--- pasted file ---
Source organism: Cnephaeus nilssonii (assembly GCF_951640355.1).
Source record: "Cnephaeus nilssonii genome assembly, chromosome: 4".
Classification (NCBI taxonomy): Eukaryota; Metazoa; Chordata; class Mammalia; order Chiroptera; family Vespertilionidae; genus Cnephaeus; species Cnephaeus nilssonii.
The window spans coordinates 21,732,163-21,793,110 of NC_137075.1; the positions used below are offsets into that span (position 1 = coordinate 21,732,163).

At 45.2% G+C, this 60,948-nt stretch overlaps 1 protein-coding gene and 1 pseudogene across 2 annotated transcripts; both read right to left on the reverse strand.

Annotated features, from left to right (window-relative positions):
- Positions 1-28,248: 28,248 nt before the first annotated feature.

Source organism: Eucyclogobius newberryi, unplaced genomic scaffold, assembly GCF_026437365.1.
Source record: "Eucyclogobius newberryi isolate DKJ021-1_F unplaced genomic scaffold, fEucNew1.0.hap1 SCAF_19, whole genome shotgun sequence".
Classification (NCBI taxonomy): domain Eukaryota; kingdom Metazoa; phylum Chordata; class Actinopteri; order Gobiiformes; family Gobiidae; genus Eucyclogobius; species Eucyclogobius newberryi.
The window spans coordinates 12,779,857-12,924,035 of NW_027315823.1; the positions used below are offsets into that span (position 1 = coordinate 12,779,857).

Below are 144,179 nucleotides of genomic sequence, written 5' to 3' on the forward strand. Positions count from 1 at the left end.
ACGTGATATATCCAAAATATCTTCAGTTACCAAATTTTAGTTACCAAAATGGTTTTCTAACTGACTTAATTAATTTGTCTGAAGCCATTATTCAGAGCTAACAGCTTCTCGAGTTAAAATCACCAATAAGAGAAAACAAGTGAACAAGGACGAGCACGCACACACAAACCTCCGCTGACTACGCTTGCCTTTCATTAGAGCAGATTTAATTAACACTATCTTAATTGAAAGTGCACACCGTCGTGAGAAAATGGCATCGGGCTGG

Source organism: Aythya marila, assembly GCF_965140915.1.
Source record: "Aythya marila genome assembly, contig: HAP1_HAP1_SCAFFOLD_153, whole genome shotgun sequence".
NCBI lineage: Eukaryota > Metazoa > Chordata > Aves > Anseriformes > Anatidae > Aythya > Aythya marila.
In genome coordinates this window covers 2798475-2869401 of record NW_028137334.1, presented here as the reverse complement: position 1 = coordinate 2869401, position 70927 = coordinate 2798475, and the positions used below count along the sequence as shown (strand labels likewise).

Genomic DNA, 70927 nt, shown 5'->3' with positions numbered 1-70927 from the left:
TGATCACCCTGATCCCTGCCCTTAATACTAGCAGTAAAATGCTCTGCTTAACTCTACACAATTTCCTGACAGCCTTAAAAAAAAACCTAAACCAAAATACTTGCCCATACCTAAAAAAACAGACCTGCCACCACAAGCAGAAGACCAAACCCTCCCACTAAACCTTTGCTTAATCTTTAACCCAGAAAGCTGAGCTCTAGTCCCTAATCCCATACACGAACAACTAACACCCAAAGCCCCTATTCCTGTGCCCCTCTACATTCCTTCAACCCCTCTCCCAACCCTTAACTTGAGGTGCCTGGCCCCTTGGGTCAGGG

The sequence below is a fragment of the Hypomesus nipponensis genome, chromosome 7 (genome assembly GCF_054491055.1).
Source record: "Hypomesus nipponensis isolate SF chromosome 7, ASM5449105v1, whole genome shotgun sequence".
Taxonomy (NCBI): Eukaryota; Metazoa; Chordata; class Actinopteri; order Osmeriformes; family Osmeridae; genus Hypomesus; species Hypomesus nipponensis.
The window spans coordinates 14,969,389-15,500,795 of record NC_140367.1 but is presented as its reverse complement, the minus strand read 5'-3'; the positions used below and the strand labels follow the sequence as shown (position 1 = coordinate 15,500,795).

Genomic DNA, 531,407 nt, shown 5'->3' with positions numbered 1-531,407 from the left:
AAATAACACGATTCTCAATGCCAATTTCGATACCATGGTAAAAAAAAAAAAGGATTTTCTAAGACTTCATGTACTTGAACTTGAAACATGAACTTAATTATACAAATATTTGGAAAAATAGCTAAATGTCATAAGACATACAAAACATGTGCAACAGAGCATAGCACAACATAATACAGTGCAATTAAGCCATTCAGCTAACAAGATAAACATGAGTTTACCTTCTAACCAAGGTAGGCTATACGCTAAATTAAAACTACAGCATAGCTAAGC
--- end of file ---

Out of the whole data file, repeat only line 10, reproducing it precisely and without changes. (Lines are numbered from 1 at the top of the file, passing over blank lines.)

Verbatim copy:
Classification (NCBI taxonomy): domain Eukaryota; kingdom Metazoa; phylum Chordata; class Actinopteri; order Gobiiformes; family Gobiidae; genus Eucyclogobius; species Eucyclogobius newberryi.